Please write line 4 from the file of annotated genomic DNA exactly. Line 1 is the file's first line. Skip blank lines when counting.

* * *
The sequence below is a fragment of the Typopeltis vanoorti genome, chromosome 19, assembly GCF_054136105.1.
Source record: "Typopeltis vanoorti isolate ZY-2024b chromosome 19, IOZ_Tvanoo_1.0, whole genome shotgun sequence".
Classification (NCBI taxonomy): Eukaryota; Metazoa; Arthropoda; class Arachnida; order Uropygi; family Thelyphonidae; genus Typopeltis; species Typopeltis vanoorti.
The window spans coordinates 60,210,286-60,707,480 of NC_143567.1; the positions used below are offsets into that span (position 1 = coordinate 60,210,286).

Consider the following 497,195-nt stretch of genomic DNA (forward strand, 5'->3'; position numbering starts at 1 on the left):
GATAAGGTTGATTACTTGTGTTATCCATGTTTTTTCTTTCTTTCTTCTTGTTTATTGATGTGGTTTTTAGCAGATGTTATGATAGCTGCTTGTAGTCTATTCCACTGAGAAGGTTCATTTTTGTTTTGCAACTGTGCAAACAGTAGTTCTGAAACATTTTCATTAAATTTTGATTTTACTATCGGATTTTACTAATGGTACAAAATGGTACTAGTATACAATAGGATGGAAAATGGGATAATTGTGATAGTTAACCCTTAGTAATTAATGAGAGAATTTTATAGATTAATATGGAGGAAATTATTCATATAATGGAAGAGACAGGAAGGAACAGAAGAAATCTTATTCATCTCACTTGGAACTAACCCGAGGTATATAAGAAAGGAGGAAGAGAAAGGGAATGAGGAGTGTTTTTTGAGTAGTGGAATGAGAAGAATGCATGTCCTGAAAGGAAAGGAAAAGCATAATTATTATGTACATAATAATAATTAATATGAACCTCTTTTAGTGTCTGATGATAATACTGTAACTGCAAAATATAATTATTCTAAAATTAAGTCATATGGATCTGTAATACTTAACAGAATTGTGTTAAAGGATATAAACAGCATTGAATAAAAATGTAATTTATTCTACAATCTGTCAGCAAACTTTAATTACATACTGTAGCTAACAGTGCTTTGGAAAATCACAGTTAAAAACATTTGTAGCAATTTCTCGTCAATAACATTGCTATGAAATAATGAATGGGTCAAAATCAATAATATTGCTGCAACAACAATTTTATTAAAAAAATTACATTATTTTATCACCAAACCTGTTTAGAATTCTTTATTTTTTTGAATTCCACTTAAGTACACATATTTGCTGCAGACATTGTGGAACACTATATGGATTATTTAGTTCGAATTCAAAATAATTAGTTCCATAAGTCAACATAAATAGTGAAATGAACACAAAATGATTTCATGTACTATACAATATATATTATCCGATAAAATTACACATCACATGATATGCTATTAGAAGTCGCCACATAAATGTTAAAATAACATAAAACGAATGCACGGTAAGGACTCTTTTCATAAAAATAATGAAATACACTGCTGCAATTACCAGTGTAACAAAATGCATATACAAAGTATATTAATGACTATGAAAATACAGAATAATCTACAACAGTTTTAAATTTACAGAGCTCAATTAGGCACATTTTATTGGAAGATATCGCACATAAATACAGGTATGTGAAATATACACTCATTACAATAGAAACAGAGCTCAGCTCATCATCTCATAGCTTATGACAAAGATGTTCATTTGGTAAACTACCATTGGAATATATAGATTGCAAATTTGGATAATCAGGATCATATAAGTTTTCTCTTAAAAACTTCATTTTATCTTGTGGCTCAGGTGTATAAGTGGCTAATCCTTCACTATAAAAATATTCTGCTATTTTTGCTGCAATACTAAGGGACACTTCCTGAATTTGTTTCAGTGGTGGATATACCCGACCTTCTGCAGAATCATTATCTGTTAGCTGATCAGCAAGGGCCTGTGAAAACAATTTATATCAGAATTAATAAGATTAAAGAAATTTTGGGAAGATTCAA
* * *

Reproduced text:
The window spans coordinates 60,210,286-60,707,480 of NC_143567.1; the positions used below are offsets into that span (position 1 = coordinate 60,210,286).